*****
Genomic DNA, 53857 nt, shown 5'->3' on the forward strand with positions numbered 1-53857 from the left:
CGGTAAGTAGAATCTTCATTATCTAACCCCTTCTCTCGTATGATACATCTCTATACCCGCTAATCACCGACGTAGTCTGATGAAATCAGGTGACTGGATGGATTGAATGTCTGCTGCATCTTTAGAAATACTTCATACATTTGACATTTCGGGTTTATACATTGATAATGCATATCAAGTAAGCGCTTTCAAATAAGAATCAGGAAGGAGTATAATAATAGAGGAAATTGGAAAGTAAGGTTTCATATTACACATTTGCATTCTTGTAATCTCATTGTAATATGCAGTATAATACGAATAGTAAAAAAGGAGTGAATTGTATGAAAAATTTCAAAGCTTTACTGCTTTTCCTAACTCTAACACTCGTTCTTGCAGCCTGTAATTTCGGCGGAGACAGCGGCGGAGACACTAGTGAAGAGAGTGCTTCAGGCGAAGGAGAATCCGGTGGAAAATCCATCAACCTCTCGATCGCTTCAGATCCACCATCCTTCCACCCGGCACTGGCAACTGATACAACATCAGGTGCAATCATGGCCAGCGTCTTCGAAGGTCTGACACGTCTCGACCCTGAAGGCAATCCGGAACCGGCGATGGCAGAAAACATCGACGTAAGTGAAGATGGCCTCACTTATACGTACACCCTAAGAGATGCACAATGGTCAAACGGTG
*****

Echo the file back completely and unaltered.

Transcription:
Genomic DNA, 53857 nt, shown 5'->3' on the forward strand with positions numbered 1-53857 from the left:
CGGTAAGTAGAATCTTCATTATCTAACCCCTTCTCTCGTATGATACATCTCTATACCCGCTAATCACCGACGTAGTCTGATGAAATCAGGTGACTGGATGGATTGAATGTCTGCTGCATCTTTAGAAATACTTCATACATTTGACATTTCGGGTTTATACATTGATAATGCATATCAAGTAAGCGCTTTCAAATAAGAATCAGGAAGGAGTATAATAATAGAGGAAATTGGAAAGTAAGGTTTCATATTACACATTTGCATTCTTGTAATCTCATTGTAATATGCAGTATAATACGAATAGTAAAAAAGGAGTGAATTGTATGAAAAATTTCAAAGCTTTACTGCTTTTCCTAACTCTAACACTCGTTCTTGCAGCCTGTAATTTCGGCGGAGACAGCGGCGGAGACACTAGTGAAGAGAGTGCTTCAGGCGAAGGAGAATCCGGTGGAAAATCCATCAACCTCTCGATCGCTTCAGATCCACCATCCTTCCACCCGGCACTGGCAACTGATACAACATCAGGTGCAATCATGGCCAGCGTCTTCGAAGGTCTGACACGTCTCGACCCTGAAGGCAATCCGGAACCGGCGATGGCAGAAAACATCGACGTAAGTGAAGATGGCCTCACTTATACGTACACCCTAAGAGATGCACAATGGTCAAACGGTG